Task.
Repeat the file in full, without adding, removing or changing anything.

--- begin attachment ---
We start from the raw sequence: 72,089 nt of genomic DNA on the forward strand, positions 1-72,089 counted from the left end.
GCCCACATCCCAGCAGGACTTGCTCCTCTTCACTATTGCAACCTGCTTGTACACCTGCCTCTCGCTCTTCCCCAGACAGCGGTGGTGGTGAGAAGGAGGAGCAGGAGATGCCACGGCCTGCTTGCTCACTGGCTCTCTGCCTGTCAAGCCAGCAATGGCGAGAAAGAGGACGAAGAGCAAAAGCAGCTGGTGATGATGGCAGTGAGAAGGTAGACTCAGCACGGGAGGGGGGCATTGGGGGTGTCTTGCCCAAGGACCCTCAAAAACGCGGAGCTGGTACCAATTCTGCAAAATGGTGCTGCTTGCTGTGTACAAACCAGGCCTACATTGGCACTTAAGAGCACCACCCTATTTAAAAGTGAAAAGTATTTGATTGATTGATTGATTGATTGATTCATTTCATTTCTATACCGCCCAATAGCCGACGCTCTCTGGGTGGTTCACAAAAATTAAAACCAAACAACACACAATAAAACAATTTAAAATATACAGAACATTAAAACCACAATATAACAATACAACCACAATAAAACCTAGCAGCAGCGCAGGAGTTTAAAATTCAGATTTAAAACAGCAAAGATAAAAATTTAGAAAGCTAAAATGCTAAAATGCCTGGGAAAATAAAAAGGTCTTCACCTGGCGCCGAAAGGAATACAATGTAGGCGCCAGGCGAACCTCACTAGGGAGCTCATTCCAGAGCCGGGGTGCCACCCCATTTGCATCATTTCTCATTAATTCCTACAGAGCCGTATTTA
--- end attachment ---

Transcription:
We start from the raw sequence: 72,089 nt of genomic DNA on the forward strand, positions 1-72,089 counted from the left end.
GCCCACATCCCAGCAGGACTTGCTCCTCTTCACTATTGCAACCTGCTTGTACACCTGCCTCTCGCTCTTCCCCAGACAGCGGTGGTGGTGAGAAGGAGGAGCAGGAGATGCCACGGCCTGCTTGCTCACTGGCTCTCTGCCTGTCAAGCCAGCAATGGCGAGAAAGAGGACGAAGAGCAAAAGCAGCTGGTGATGATGGCAGTGAGAAGGTAGACTCAGCACGGGAGGGGGGCATTGGGGGTGTCTTGCCCAAGGACCCTCAAAAACGCGGAGCTGGTACCAATTCTGCAAAATGGTGCTGCTTGCTGTGTACAAACCAGGCCTACATTGGCACTTAAGAGCACCACCCTATTTAAAAGTGAAAAGTATTTGATTGATTGATTGATTGATTGATTCATTTCATTTCTATACCGCCCAATAGCCGACGCTCTCTGGGTGGTTCACAAAAATTAAAACCAAACAACACACAATAAAACAATTTAAAATATACAGAACATTAAAACCACAATATAACAATACAACCACAATAAAACCTAGCAGCAGCGCAGGAGTTTAAAATTCAGATTTAAAACAGCAAAGATAAAAATTTAGAAAGCTAAAATGCTAAAATGCCTGGGAAAATAAAAAGGTCTTCACCTGGCGCCGAAAGGAATACAATGTAGGCGCCAGGCGAACCTCACTAGGGAGCTCATTCCAGAGCCGGGGTGCCACCCCATTTGCATCATTTCTCATTAATTCCTACAGAGCCGTATTTA